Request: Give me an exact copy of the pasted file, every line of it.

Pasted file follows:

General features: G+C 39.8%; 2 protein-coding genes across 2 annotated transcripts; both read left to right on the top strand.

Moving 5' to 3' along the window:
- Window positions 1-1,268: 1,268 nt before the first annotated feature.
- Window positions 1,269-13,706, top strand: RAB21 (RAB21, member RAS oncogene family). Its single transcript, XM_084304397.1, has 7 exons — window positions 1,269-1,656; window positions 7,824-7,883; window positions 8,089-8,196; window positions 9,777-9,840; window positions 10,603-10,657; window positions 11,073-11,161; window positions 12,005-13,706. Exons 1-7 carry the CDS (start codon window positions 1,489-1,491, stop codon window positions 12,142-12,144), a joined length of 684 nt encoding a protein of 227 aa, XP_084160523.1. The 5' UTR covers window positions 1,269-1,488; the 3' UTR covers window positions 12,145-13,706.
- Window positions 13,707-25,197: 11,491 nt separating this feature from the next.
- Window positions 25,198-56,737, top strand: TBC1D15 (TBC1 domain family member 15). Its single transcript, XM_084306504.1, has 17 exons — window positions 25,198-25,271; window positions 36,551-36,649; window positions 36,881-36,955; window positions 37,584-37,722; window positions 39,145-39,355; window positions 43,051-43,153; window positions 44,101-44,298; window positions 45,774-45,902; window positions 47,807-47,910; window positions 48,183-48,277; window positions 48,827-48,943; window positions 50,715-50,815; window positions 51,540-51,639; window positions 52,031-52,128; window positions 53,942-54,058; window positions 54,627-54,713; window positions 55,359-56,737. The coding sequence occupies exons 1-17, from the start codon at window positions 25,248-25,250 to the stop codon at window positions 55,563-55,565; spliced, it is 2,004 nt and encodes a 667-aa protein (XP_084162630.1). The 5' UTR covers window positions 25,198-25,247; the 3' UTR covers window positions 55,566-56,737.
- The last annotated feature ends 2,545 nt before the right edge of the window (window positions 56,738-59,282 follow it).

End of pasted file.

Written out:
General features: G+C 39.8%; 2 protein-coding genes across 2 annotated transcripts; both read left to right on the top strand.

Moving 5' to 3' along the window:
- Window positions 1-1,268: 1,268 nt before the first annotated feature.
- Window positions 1,269-13,706, top strand: RAB21 (RAB21, member RAS oncogene family). Its single transcript, XM_084304397.1, has 7 exons — window positions 1,269-1,656; window positions 7,824-7,883; window positions 8,089-8,196; window positions 9,777-9,840; window positions 10,603-10,657; window positions 11,073-11,161; window positions 12,005-13,706. Exons 1-7 carry the CDS (start codon window positions 1,489-1,491, stop codon window positions 12,142-12,144), a joined length of 684 nt encoding a protein of 227 aa, XP_084160523.1. The 5' UTR covers window positions 1,269-1,488; the 3' UTR covers window positions 12,145-13,706.
- Window positions 13,707-25,197: 11,491 nt separating this feature from the next.
- Window positions 25,198-56,737, top strand: TBC1D15 (TBC1 domain family member 15). Its single transcript, XM_084306504.1, has 17 exons — window positions 25,198-25,271; window positions 36,551-36,649; window positions 36,881-36,955; window positions 37,584-37,722; window positions 39,145-39,355; window positions 43,051-43,153; window positions 44,101-44,298; window positions 45,774-45,902; window positions 47,807-47,910; window positions 48,183-48,277; window positions 48,827-48,943; window positions 50,715-50,815; window positions 51,540-51,639; window positions 52,031-52,128; window positions 53,942-54,058; window positions 54,627-54,713; window positions 55,359-56,737. The coding sequence occupies exons 1-17, from the start codon at window positions 25,248-25,250 to the stop codon at window positions 55,563-55,565; spliced, it is 2,004 nt and encodes a 667-aa protein (XP_084162630.1). The 5' UTR covers window positions 25,198-25,247; the 3' UTR covers window positions 55,566-56,737.
- The last annotated feature ends 2,545 nt before the right edge of the window (window positions 56,738-59,282 follow it).